As mindfulness-based treatments gain currency in mental health treatment, it’s natural to wonder how many types of problems mindfulness can solve.
Research shows us that mindfulness can be helpful in the treatment of chronic pain, worry, stress and other difficulties. Given these positive results, some ask, why not use it for other problems? This is not a bad idea on its face, but it is important to know whether clinical research suggests it can help for a given problem.
As of this posting, to my knowledge, there have not been any systemic controlled clinical trials of mindfulness-based therapies for obsessive-compulsive disorder (OCD). Hopefully this will change very soon, but for now it is important to remember that cognitive-behavioral therapy (CBT) is a much more established treatment for OCD.
Some well-informed CBT therapists treating OCD may find ways to integrate mindfulness techniques into conventional CBT, but these techniques should be considered a supplement to treatment and not an alternative to CBT. Stay tuned to this blog for developments on research on the use of mindfulness for OCD and other disorders.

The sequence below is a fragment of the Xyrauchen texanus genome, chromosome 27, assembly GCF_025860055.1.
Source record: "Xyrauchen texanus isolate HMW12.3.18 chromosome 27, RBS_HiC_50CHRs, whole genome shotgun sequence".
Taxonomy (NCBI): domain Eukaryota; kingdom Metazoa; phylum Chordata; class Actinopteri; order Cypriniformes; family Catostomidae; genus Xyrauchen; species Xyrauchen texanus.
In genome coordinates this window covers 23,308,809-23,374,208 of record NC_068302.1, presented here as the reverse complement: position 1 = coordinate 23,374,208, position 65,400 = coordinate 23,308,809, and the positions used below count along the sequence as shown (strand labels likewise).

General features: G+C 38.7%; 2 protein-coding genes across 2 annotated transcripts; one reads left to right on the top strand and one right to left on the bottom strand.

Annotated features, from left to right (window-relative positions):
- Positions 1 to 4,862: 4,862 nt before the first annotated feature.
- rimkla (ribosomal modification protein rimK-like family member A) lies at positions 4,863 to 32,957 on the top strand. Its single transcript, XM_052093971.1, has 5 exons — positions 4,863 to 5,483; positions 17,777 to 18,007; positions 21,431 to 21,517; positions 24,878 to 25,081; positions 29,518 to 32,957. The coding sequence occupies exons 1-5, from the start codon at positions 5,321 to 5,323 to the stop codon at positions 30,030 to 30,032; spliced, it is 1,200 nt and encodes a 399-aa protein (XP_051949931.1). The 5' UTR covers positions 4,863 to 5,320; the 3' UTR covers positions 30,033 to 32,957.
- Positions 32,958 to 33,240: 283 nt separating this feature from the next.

Conceptually, mindfulness overlaps a lot with CBT for OCD. Some might contend that being trained to use exposure techniques for OCD is really a form of mindfulness training. Patients using exposure are trained to experience their reactions to an anxiety-provoking situation without avoiding them or indulging them. This overlaps very strongly with mindfulness skills. However, mindfulness skills are applied much more broadly to any and all situations we encounter in life, whereas exposure-based skills are focused solely on situations relevant to OCD. If you’d like to use mindfulness to address your OCD, doing so in the context of standard CBT for OCD is recommended.